I wanted to start with and I was on my way. My first impressions of the coilovers was exactly, well, as I expected, what Tein puts out there for expectations, and they really do kind of
hit it right on the head. The ride is very, very
similar to OEM feel, you can feel more control with the car, but it’s not harsh by any means. Tein doesn’t use a high
spring rate in the coilovers. With a few clicks of damping adjustment and all that kind of stuff, it was right where I wanted to be. Now before we go any further,
I just wanna put out there that my FR-S is
practically my daily driver outside of the winter
months here in Wisconsin, and by no means is it a
track car, or a race car, or anything like that. But I wanted something that was able to handle some spirited driving, and still be comfortable enough to daily, and I think the Tein Flex Zs
have accomplished just that. During the summer, I
participated in a Road Rally for the first time,
where I was really able to put the suspension
through it’s first real test. And I was really happy
with how the car handled and performed on the coilovers, even with OEM wheels and tires. Since then, it has
continued to daily the car throughout the rest of
the summer into fall with absolutely zero issues. With just about 9,000 miles or so on them, I’m happy that I went with them as my suspension of choice for my car. So overall, the Tein Flex Z Coilover is an absolutely solid choice for someone who’s looking to go lower with their car and have that adjustability of coilovers without risking the
aspect of daily driving, and of course, without breaking the bank. They’re not an aggressive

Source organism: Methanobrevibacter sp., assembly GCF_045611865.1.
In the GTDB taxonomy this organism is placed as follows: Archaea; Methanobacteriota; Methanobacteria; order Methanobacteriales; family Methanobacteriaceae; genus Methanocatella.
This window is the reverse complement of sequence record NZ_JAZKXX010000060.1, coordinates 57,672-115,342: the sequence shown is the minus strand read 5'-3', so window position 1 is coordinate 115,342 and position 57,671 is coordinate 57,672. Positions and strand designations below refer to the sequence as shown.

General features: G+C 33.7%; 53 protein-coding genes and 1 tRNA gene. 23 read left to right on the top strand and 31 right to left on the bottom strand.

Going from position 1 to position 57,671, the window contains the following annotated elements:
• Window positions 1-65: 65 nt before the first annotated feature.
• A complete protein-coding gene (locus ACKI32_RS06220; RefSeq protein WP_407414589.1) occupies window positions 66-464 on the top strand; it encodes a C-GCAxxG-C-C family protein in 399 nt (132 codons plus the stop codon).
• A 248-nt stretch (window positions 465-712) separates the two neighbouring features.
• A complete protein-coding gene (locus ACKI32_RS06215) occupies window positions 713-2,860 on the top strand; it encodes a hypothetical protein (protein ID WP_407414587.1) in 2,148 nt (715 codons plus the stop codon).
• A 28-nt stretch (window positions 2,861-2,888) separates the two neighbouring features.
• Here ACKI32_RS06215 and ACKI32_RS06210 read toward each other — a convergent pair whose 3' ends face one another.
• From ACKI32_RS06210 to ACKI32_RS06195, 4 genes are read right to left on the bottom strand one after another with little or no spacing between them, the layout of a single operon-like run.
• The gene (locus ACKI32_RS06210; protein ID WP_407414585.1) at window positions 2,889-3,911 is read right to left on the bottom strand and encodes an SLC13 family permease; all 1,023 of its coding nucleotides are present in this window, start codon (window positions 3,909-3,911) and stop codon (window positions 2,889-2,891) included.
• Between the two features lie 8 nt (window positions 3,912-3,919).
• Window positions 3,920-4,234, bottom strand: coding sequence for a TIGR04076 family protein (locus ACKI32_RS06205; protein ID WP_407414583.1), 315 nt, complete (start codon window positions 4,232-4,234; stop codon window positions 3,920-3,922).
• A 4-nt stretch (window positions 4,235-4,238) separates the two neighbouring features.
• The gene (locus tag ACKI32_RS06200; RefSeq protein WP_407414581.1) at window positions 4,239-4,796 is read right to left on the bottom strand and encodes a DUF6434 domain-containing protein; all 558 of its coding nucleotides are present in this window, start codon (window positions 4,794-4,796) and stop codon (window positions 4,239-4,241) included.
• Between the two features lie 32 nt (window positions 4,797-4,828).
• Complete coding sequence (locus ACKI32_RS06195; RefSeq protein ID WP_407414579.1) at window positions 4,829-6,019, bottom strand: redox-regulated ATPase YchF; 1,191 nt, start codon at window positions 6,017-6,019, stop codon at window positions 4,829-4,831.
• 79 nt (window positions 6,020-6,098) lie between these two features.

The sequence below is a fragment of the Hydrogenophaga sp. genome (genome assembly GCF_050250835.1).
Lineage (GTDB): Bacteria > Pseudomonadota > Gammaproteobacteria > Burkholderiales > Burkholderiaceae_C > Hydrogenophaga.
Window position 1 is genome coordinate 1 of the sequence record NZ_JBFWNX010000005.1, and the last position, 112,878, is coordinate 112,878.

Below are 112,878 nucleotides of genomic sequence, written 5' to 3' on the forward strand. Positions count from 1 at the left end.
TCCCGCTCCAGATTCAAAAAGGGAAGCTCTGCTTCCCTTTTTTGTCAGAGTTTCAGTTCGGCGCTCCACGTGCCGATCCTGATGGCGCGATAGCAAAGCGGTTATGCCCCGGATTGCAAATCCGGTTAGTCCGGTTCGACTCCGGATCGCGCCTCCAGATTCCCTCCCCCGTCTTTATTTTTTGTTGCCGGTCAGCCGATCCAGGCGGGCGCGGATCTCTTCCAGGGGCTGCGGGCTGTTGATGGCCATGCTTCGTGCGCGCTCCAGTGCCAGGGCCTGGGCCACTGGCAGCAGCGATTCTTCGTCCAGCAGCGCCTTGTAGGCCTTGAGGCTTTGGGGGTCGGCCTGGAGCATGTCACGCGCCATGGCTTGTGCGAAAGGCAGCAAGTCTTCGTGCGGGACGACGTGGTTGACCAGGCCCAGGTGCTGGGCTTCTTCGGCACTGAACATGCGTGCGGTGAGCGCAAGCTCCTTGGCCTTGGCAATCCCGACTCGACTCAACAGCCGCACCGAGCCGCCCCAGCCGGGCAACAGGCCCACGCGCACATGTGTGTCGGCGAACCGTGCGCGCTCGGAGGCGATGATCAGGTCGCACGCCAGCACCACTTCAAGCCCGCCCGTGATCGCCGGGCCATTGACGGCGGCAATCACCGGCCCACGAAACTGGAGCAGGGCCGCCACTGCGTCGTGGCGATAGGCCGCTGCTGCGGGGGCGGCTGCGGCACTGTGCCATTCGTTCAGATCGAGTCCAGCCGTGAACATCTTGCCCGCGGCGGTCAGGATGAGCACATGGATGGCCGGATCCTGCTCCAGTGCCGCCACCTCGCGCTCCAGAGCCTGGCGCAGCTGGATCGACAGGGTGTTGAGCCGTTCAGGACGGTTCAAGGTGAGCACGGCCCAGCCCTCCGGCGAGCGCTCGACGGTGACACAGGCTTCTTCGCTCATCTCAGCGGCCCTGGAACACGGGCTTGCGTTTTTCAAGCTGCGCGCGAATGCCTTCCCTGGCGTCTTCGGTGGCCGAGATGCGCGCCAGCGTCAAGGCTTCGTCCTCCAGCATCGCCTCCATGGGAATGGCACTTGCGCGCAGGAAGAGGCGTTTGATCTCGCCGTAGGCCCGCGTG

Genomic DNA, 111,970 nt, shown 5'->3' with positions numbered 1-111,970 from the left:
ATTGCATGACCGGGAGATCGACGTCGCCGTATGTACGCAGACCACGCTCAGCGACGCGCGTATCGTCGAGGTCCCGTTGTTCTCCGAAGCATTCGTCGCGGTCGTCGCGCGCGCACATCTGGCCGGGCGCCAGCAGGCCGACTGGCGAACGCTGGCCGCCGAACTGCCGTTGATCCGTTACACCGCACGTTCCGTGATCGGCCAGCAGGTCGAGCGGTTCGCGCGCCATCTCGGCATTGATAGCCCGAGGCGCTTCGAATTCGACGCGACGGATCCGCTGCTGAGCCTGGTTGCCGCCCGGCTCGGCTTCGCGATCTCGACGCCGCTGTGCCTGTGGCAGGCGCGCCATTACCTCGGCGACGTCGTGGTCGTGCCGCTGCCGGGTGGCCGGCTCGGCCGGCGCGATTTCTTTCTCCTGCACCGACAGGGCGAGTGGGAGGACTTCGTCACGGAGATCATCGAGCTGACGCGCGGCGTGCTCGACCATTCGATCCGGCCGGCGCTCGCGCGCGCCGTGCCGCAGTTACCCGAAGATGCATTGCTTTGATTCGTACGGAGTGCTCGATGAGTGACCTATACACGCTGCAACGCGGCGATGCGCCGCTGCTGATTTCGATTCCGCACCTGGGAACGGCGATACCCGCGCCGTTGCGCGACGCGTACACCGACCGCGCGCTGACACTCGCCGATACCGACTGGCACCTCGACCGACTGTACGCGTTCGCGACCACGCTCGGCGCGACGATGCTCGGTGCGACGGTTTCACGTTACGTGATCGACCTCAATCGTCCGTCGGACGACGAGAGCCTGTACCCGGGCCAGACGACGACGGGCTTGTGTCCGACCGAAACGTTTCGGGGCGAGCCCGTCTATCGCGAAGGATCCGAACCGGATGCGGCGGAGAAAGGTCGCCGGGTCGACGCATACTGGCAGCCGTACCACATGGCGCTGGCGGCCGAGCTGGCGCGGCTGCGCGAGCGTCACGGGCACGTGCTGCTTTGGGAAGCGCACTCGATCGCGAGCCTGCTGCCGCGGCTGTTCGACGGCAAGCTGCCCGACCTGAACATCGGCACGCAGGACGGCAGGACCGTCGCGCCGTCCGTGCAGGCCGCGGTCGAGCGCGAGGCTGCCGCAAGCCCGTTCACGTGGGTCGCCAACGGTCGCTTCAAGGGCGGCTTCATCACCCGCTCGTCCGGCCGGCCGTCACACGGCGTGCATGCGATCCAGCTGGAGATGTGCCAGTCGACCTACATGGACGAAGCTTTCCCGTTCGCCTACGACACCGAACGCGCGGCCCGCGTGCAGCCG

coilover by any means, meaning that the spring rate is softer than other options out
there on the market. And there isn’t an option to
go with a higher spring rate or a different spring rate,
simply just to keep the cost of their suspension lower. However, that doesn’t
mean that Tein picked a bad spring rate to go
with, or just grabbed one out of the blue and stuck
it onto their suspension. They went through actually a
ton of R&D testing per platform to pick out the best spring rate that they saw suitable
for their suspension, and of course, for that car. In all, honestly, I would
recommended Tein coilovers for anyone out there who’s looking to get into their first set of coilovers, or for someone who wants
to lower their daily, but also have some fun with it. Personally, my plans are to keep them on for probably about another year or so, and then maybe move on to
something like air suspension because I maybe just wanna try
that world for a little bit, because you know, why not? We offer all different
lines of Tein coilovers are fitmentindustries.com,
so if you’re looking for a set of coilovers for your car, you can head on over there and
check it out for yourselves. You can actually punch in your vehicle into our Fitment Gallery over there to see firsthand what
your car would look like on a set of Tein coilovers,
lowering springs, whatever it might be. Check it out, fitmentindustries.com. But that’s gonna wrap it up for the day. Don’t forget to subscribe. Thank you guys so much for watching. We will see you later, peace. (mellow hip hop music)

78 comments on “One Year On Tein Coilovers | The Build Sheet

  1. Looking for a set of Tein Coilovers? Find your set here bit.ly/39IpY3s
    Drop a comment below if you know someone who needs coilovers!

  2. Hey Fitment Industries, are the HKS Hipermax IV GT 20Spec significantly better than the TEIN Flex Z / Flex A? I believe they are monotube, so maybe a better comparison is the TEIN Mono Sport?

  3. I run the Flex A on my 2018 STI. It has camber adjustment and hydraulic bump stop and I think they are great for a street car. Adjust them soft and it’s more comfortable than stock. Adjust stiff and they will spank a tight mountain road.👍

  4. Just bought and installed tein flex z coilovers for my 02 Acura TL type s from you guys last summer!! I love them! ❤️❤️

  5. Every video from Fitmemt Industries its always
    “wheels tires and suspension”
    “ Don’t forget wheels tires and suspension”
    “Oh yeah did I forget to mention wheels tires and suspension”

    They act like they’re trying to sell this stuff